See Template talk:Countries of Europe#Outside review and above conversation and discuss about making content boxes more uniform. THIS IS A CROSS-POST -- REPLY ON THAT PAGE ONLY.this is messedrocker (talk) 11:36, 3 November 2006 (UTC)Reply[reply]

Standardization suggestion - please contribute![edit]

A suggestion for a standard approach to the naming, titling and sections of this and similar templates has been made here – please visit and share your thoughts!  Thanks, David Kernow (talk) 03:27, 11 January 2007 (UTC)Reply[reply]

Speaking of standardization[edit]

Rewrote to use navbox generic and to have a more general note at the header. That last point might warrant some thought. Is it better worded now, or should we drop the text back in that refers to italics, and re-italicize those nations? MrZaiustalk 13:31, 13 May 2007 (UTC)Reply[reply]

north amercia[edit]

its weird —Preceding unsigned comment added by (talk) 19:02, 9 March 2009 (UTC)Reply[reply]

north america[edit]

im trying to find central america but my mom says its rong —Preceding unsigned comment added by (talk) 19:04, 9 March 2009 (UTC)Reply[reply]

Bajo Nuevo and Serranilla[edit]

Bajo Nuevo Bank and Serranilla Bank were previously listed as being grouped with the United States Minor Outlying Islands. Whatever U.S. government sources lists them as so (according to the USMOI article, there's only one--and the link is broken), is irrelevant until you can establish that the U.S. actually has these banks under their control. The Colombian government lists them as being part of San Andres Department, so there's your equivelant.

Unless an editor can find confirmation from a reliable source, de facto jurisdiction over these banks will remain unconfirmed, and this page should reflect that. Rennell435 (talk) 04:05, 10 October 2009 (UTC)Reply[reply]



Guadeloupe and Martinique are not dependencies of France, they are part of France, thus making France a country in North America. How best to resolve this? --Golbez (talk) 04:55, 13 January 2010 (UTC)Reply[reply]

One suggestion would be to include France in the top list, followed by (Guadeloupe, Martinique) like how they have over on the African version. Rennell435 (talk) 09:34, 13 January 2010 (UTC)Reply[reply]
Indeed, I was part of why they did that there, I figured I go tackle all of the other multicontinental countries. =p --Golbez (talk) 22:54, 13 January 2010 (UTC)Reply[reply]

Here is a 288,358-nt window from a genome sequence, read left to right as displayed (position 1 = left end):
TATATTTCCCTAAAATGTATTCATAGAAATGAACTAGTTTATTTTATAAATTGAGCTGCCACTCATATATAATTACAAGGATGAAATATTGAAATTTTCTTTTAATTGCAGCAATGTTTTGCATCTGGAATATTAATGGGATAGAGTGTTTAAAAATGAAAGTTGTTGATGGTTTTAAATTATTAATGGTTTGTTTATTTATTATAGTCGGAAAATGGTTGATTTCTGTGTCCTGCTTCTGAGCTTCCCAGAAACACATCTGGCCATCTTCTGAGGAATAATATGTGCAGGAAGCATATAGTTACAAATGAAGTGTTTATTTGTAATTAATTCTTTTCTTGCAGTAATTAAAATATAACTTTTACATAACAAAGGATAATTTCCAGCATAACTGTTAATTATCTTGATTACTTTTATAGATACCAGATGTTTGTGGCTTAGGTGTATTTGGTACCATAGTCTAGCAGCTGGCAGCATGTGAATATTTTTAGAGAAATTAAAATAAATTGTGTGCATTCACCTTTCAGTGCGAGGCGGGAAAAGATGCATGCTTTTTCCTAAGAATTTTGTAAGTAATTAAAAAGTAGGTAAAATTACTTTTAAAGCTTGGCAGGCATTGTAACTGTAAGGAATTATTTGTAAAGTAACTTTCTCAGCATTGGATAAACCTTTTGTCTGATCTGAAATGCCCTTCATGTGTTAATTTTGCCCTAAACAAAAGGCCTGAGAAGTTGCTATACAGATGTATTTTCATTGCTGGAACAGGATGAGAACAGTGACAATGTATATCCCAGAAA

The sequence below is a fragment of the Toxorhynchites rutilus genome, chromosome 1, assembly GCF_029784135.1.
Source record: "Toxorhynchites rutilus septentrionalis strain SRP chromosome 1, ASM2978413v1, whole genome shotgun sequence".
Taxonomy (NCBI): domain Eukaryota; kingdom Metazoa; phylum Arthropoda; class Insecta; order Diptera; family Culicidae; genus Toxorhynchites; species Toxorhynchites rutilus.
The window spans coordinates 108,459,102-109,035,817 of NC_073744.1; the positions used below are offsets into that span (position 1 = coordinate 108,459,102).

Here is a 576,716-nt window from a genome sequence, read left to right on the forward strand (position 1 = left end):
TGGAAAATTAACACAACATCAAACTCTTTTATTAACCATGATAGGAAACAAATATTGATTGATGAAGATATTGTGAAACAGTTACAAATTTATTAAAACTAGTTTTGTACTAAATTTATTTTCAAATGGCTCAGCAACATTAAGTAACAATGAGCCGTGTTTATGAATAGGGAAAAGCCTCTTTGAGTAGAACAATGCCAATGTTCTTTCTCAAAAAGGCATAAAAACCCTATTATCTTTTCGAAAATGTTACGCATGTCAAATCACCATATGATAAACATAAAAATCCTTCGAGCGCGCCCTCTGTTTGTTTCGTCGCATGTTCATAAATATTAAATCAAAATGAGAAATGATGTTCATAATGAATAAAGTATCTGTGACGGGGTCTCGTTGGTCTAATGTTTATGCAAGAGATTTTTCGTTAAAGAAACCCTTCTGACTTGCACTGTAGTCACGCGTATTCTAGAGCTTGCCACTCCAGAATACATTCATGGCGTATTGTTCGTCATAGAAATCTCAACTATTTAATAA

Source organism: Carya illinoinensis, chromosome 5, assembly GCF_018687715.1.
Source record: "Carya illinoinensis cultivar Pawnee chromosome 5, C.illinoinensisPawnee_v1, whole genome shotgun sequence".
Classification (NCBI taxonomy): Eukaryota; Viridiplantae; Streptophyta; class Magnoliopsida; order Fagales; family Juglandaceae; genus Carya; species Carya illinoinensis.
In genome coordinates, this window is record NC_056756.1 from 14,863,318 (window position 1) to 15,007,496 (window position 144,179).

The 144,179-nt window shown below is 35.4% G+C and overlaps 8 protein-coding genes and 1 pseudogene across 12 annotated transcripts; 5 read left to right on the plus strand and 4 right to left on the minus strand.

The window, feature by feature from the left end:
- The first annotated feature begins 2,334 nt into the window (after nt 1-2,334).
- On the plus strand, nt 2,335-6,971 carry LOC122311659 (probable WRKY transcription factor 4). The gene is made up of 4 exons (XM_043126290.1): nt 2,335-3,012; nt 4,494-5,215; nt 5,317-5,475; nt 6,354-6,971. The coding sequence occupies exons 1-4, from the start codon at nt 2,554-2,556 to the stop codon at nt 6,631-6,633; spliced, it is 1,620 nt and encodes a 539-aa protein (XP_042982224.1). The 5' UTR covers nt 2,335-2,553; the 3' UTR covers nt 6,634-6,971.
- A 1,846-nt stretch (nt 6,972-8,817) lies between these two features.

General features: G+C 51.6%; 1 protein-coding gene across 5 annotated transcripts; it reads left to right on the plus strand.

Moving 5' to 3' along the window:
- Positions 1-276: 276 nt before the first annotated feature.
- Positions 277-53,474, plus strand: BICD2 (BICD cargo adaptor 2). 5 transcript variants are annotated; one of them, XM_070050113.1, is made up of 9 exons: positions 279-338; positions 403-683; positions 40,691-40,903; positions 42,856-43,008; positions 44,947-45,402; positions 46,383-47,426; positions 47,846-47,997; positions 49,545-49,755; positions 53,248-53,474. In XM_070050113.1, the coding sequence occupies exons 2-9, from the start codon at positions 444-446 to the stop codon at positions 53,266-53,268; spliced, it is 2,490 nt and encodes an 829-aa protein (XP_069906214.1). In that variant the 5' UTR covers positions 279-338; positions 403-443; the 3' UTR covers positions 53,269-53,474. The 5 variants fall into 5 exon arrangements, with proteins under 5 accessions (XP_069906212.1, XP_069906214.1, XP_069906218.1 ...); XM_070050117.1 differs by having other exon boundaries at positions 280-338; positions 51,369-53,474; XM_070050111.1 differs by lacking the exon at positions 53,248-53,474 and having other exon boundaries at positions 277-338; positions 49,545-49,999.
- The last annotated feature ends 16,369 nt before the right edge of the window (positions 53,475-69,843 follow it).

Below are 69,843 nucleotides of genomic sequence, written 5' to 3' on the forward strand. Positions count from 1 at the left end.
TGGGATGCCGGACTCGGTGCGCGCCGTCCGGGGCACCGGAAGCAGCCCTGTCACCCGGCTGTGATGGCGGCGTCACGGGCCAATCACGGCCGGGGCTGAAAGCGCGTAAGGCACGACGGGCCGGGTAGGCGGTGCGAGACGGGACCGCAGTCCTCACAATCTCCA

I added France to the list of countries, but it reminded me of another issue: Colombia has some islands off the coast of Nicaragua. That plants it as a Caribbean (and therefore, in the definition of this template, North American) nation. We aren't just talking nearby associated islands like Venezuela has, these are way up the middle of Central America. (Although, some of Venezuela's islands are further north than Aruba and Trinidad...) Any thoughts? --Golbez (talk) 20:45, 15 January 2010 (UTC)Reply[reply]

Well Columbia's San Andreas Department is entirely in North America so if we are going to include france i suppose we should include them to. Venezuala's Aves Island is also part of North America, so i suppose they could be included as well. I dont think there are any other countries that could be included. The only other polities that are missing are Serranilla Bank and Bajo Nuevo bank, the only other territories of a similar status in existance would be the various Antarctic Territories. Since there is no Countries of Antarctica page i would not know how to tackle the issue, though i think they should be included on the paeg in some form or another.XavierGreen (talk) 17:39, 16 January 2010 (UTC)Reply[reply]


I think we should include Iceland since it straddles the continental divide --- similar to how Kazakhstan is included on the Europe template and Egypt on the Asia template. sephia karta | dimmi 12:01, 16 March 2012 (UTC)Reply[reply]

We include islands of European and Asian countries that are geologically African in the Africa template; it possibly makes sense to do the same with Iceland. --Golbez (talk) 14:05, 16 March 2012 (UTC)Reply[reply]
Iceland in Africa? (JK) Actually, 99% of sources (maybe 100...I haven't seen one doing otherwise) list Iceland in Europe if grouped with a continent.....not in N. America. Yes, makes sense "geologically"...you perhaps should start (it may exist?) a countries by geological groupings. Or by continental plates. But this is continents, not geology, not plates.DLinth (talk) 17:49, 21 May 2012 (UTC)Reply[reply]